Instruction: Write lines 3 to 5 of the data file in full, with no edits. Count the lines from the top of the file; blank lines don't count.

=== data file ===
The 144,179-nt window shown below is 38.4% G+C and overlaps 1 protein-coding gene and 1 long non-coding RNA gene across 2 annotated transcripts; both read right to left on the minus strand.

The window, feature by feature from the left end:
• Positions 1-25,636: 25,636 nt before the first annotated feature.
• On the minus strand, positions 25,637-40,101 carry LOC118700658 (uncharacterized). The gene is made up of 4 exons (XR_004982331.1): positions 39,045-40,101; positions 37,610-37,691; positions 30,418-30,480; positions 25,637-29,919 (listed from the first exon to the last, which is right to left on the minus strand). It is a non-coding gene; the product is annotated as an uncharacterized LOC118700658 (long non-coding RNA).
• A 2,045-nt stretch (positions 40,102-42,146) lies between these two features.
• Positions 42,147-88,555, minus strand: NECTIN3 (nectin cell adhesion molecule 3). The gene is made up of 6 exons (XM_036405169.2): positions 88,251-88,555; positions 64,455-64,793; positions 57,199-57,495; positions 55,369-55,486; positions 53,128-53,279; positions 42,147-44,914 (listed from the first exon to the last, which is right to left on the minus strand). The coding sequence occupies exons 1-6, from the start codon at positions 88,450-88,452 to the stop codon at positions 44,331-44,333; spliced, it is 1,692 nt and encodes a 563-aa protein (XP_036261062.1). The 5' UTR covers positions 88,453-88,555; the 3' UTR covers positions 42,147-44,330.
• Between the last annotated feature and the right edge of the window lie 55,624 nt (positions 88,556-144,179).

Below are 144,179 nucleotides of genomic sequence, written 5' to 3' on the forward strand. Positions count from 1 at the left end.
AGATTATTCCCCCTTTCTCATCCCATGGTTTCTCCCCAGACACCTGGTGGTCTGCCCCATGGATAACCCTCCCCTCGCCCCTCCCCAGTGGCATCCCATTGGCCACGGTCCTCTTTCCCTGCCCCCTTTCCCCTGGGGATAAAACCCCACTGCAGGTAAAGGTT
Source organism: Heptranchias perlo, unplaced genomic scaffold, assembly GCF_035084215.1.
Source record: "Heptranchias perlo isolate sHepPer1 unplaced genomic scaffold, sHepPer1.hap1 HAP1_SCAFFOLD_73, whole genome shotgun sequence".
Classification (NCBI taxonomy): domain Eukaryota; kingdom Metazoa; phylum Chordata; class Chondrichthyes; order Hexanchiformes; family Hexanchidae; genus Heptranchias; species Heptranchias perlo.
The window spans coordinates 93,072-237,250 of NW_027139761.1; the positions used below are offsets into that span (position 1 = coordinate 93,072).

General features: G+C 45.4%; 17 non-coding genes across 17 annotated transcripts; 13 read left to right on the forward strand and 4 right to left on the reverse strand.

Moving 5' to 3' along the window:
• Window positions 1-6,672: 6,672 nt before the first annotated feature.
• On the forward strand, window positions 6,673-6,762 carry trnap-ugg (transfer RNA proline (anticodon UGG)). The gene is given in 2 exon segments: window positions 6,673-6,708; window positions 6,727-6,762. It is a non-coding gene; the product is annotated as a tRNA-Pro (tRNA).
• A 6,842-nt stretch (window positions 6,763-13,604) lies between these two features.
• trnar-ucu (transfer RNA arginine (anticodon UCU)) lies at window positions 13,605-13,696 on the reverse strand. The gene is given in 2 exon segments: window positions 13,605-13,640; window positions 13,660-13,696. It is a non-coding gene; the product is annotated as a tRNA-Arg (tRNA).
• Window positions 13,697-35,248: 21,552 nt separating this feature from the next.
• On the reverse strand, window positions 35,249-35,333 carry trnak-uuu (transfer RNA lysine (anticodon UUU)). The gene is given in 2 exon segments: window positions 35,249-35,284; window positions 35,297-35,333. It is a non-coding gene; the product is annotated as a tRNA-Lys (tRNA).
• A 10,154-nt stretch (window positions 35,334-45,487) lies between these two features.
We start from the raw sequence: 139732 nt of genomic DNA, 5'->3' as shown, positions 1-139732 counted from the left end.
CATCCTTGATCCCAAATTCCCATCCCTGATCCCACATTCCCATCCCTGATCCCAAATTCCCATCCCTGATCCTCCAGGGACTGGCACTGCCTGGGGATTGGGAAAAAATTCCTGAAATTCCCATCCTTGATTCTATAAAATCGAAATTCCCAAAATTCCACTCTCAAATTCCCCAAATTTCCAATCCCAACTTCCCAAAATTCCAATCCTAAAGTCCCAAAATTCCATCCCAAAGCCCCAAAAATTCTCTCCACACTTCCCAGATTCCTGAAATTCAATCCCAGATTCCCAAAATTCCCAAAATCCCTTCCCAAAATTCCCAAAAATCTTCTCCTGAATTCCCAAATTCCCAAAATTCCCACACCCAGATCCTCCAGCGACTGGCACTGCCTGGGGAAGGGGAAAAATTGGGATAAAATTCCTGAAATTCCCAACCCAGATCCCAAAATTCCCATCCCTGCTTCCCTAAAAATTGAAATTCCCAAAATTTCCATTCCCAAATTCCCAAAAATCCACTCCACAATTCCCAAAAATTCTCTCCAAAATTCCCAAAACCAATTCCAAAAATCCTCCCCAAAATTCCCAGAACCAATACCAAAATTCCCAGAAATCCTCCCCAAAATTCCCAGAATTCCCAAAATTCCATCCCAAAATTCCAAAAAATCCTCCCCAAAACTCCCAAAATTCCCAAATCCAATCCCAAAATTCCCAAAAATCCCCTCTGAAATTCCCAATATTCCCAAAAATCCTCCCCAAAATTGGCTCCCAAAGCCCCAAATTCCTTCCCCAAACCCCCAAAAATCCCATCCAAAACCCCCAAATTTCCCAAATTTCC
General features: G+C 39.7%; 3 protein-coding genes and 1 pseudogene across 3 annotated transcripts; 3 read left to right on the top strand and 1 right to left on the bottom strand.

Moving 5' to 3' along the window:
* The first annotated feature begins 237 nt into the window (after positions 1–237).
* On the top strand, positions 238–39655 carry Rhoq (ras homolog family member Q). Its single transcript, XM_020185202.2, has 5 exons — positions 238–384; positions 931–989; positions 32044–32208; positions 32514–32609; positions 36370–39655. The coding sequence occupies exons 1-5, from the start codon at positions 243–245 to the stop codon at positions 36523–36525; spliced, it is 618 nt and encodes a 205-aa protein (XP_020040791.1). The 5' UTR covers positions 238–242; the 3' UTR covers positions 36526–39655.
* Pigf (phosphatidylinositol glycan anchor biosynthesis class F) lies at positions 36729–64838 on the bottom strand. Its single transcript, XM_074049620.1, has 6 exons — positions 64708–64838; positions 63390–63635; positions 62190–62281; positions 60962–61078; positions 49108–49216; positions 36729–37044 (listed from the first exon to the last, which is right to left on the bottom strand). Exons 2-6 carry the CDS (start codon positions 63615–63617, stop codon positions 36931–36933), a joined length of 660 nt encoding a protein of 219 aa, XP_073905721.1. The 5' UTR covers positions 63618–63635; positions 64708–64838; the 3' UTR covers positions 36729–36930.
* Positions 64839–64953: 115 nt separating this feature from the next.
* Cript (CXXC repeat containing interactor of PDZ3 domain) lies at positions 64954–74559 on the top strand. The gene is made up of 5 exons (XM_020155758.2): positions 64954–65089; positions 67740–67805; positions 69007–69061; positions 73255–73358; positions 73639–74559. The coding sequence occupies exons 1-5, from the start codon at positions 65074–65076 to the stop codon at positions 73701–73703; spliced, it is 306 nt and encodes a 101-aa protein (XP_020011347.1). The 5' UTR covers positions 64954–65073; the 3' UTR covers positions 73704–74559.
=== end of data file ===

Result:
• Positions 1-25,636: 25,636 nt before the first annotated feature.
• On the minus strand, positions 25,637-40,101 carry LOC118700658 (uncharacterized). The gene is made up of 4 exons (XR_004982331.1): positions 39,045-40,101; positions 37,610-37,691; positions 30,418-30,480; positions 25,637-29,919 (listed from the first exon to the last, which is right to left on the minus strand). It is a non-coding gene; the product is annotated as an uncharacterized LOC118700658 (long non-coding RNA).
• A 2,045-nt stretch (positions 40,102-42,146) lies between these two features.